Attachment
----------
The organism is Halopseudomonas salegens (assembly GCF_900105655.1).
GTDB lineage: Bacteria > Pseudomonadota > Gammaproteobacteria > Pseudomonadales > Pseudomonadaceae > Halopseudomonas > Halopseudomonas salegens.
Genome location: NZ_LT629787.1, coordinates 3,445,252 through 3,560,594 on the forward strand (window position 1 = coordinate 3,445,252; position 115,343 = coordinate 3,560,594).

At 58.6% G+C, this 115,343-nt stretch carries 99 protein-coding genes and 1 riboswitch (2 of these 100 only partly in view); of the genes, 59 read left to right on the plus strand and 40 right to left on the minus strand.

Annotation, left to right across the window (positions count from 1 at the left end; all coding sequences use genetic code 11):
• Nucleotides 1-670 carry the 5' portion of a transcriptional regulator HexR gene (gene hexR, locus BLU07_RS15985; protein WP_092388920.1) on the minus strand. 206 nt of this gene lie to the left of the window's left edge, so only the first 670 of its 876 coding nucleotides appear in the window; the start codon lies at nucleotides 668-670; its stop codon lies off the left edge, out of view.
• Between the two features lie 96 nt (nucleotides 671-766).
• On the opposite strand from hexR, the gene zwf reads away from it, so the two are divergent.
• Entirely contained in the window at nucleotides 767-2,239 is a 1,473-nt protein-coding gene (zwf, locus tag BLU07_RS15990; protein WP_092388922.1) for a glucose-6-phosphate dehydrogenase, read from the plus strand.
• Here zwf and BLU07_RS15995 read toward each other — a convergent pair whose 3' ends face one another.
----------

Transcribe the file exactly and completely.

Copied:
The organism is Halopseudomonas salegens (assembly GCF_900105655.1).
GTDB lineage: Bacteria > Pseudomonadota > Gammaproteobacteria > Pseudomonadales > Pseudomonadaceae > Halopseudomonas > Halopseudomonas salegens.
Genome location: NZ_LT629787.1, coordinates 3,445,252 through 3,560,594 on the forward strand (window position 1 = coordinate 3,445,252; position 115,343 = coordinate 3,560,594).

At 58.6% G+C, this 115,343-nt stretch carries 99 protein-coding genes and 1 riboswitch (2 of these 100 only partly in view); of the genes, 59 read left to right on the plus strand and 40 right to left on the minus strand.

Annotation, left to right across the window (positions count from 1 at the left end; all coding sequences use genetic code 11):
• Nucleotides 1-670 carry the 5' portion of a transcriptional regulator HexR gene (gene hexR, locus BLU07_RS15985; protein WP_092388920.1) on the minus strand. 206 nt of this gene lie to the left of the window's left edge, so only the first 670 of its 876 coding nucleotides appear in the window; the start codon lies at nucleotides 668-670; its stop codon lies off the left edge, out of view.
• Between the two features lie 96 nt (nucleotides 671-766).
• On the opposite strand from hexR, the gene zwf reads away from it, so the two are divergent.
• Entirely contained in the window at nucleotides 767-2,239 is a 1,473-nt protein-coding gene (zwf, locus tag BLU07_RS15990; protein WP_092388922.1) for a glucose-6-phosphate dehydrogenase, read from the plus strand.
• Here zwf and BLU07_RS15995 read toward each other — a convergent pair whose 3' ends face one another.